Ramming it to Levy


Tottenham are in the money. Blood money. Not quite, but the colour is the same. AIA (red logo) our new shirt sponsors for the league and everything else from next season to the tune of £100M (little finger to edge of mouth). That's not too shabby a deal and begs the question how much we'd get for stadium naming rights. Tune in again about ten years from now and we might have the answer (yes, it's a long drawn out process, but I could do with more than just leaks and rumours and photos of Ledley King walking down an aisle in Sainsburys).

Such is the slow progression of the Northumberland Development Project you begin to wonder how desperate ENIC are to beef the club up and sell it on. In fact if you believe that's the ultimate goal for Lewis and Levy (why wouldn't it be, they own an investment company and its one goldmine for retirement in THFC) then the long play is hardly out of the ordinary. There is no rush. That ultimate goal is destined. They'd get there faster if they  embraced continuity of managerial appointments but the contradiction is the desperation and cut-throat knee-jerking that sees us chop and change coaches every few seasons. Maybe that's unfair. Maybe there is no desperation just impatience and bad footballing decisions compounded by more of the same. They don't quite grasp the concept that even though football is business, it's the football itself that can maximise it. Think big, not safe.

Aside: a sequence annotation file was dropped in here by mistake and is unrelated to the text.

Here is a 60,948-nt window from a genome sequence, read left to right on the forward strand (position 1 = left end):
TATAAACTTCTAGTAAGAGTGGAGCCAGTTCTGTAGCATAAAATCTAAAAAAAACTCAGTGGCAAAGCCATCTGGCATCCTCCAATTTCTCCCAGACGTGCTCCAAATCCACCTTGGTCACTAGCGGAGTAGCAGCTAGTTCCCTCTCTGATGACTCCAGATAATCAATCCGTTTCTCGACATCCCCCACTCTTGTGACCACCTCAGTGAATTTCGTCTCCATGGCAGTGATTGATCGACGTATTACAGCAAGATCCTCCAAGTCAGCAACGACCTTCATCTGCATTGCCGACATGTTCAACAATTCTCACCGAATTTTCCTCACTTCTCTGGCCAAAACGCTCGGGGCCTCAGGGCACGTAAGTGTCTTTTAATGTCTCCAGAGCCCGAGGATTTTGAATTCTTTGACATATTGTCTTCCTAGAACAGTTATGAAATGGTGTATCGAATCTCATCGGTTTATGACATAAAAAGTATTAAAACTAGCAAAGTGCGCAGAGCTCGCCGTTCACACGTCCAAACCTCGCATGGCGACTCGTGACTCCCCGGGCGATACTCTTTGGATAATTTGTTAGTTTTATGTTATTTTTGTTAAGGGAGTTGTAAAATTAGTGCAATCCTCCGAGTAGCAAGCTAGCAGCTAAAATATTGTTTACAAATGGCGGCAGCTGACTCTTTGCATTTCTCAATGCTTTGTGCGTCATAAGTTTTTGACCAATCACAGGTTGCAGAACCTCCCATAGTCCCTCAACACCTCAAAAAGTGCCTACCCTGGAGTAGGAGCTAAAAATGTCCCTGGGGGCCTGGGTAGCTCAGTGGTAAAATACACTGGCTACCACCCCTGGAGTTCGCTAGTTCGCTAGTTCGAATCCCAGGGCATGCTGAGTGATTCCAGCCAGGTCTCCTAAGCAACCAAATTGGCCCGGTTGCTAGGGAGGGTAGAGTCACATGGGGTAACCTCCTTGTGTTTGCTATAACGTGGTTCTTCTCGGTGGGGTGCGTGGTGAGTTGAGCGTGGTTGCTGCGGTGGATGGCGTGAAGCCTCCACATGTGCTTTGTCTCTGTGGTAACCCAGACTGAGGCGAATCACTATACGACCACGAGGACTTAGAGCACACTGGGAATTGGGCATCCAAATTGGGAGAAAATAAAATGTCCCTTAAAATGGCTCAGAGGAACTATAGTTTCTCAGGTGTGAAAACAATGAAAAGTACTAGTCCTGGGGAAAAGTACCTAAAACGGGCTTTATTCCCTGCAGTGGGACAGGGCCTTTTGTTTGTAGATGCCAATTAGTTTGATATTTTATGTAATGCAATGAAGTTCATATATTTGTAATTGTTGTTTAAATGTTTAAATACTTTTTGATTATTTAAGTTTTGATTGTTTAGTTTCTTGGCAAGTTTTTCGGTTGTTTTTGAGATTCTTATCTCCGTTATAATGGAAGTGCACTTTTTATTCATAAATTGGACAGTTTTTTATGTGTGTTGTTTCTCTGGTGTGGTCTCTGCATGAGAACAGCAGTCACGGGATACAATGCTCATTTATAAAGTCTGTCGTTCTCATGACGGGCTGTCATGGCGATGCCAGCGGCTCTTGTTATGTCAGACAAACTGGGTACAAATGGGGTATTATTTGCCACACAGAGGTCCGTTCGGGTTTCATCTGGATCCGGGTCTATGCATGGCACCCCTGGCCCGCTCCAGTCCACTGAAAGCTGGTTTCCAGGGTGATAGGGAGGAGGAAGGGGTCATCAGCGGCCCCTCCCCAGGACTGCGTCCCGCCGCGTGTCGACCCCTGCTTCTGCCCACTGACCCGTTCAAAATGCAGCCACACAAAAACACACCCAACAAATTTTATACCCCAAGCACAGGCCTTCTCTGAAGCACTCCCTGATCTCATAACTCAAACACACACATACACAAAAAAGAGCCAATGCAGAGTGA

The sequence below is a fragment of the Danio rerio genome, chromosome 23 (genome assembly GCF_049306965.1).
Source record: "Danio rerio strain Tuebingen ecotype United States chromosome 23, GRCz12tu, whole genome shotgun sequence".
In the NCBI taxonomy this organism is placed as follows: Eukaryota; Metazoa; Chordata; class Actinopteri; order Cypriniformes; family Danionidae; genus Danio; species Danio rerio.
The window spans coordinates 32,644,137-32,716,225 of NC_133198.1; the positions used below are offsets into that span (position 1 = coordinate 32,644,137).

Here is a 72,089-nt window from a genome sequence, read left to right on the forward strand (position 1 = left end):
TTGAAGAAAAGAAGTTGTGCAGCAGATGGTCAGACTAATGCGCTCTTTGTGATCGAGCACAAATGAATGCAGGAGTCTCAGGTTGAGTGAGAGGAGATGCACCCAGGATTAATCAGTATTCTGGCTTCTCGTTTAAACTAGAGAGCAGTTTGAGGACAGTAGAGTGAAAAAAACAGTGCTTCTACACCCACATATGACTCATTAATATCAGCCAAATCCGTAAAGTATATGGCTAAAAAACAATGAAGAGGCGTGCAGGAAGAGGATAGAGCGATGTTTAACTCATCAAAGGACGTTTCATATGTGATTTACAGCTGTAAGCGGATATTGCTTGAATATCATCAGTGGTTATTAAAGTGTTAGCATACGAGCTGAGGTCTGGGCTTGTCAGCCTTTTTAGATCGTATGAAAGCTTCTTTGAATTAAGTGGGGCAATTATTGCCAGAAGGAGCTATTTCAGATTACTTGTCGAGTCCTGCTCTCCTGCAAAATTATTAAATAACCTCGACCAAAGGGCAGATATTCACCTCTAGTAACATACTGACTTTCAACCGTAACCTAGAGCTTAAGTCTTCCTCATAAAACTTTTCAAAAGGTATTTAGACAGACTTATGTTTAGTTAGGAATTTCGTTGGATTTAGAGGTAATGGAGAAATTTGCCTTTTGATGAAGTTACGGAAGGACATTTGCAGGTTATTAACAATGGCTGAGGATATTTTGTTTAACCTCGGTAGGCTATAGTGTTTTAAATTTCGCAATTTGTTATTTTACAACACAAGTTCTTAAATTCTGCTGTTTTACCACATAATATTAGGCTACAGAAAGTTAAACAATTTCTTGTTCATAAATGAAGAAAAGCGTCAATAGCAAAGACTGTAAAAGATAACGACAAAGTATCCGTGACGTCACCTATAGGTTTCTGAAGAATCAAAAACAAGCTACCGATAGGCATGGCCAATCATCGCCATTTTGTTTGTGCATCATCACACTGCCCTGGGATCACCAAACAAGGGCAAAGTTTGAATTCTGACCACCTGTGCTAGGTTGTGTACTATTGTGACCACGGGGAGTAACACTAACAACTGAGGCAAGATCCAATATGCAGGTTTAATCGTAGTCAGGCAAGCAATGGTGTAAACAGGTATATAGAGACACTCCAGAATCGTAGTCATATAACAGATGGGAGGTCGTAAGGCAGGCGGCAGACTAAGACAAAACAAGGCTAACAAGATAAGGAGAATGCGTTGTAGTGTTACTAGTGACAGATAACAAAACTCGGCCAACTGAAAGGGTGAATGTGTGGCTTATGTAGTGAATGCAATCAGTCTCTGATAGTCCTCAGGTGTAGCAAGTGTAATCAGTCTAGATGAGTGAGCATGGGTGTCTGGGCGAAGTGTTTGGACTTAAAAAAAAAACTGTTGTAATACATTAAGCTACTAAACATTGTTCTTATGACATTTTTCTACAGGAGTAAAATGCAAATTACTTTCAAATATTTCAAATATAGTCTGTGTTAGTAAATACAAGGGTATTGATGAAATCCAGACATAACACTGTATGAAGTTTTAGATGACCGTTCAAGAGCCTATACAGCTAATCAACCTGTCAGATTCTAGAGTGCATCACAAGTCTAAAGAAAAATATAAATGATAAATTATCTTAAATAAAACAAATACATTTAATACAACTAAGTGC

There are rumours out of Italy that Cesare Prandelli (Italian national manager) will be the next sucker in charge in N17. I'm past worrying about this and other tenuous links. How can I have any long lasting association with any individual or any decision making if the over-riding issue is outside of the dugout and inside the boardroom. Levy is very calculated when making public his feelings or opinions. Club announcements (end of season thank yous) all very well written, hitting the right emotive g-spot, inspiring belief. But are they nothing more than well aimed punches of propaganda? Like the time he wrote those letters regarding Manchester United's behaviour with the signing of Berbatov. Go on my son, we all thought. That's probably what he wanted us to say. 

Yes, I'm being cynical because I'm exhausted.

Berbatov hardly a class-act with his behaviour, the player orchestrating a move out of the club with comparative ease and Spurs unable to see a scenario play out where they'd block a move successfully and still get the best out of the player. Which links me into to the Juande Ramos interview with Sid Lowe (Guardian).

The Dnipro manager lifting the lid on his time and exit at White Hart Lane. Although when lid is lifted you'll be hard pressed to find anything new in there. However, I enjoyed his colourful story telling that included pastries, McDonalds and fat Tottenham players. More so his comments about how he was made out to be a flop, failing to understand the English game and communicating his tactical philosophy.

It's two-fold. He won us a cup with a semi-final and final that won't ever be forgotten. However our form after Wembley was nigh diabolical. His selections not always comfortable. Not saying the players themselves were not at fault, but it was more than obvious Ramos had no true control over them and the dressing room. He has to shoulder some of the blame. In the end, it was another appointment destined for failure. Sometimes it doesn't work, success on the continent does not always translate to success in England. Ramos highly rated and sought after for his silverware at Sevilla became another coach Tottenham took no time in breaking.

I think what we want, what we long for and how we wish to attain it is clouded with the promise of progressive coaches that are simply not adaptable once in control of any given Spurs squad. Is that because there's too much control? Too many wishing to have control? Or is the control an illusion and the only potent decisiveness comes the way of the blame game?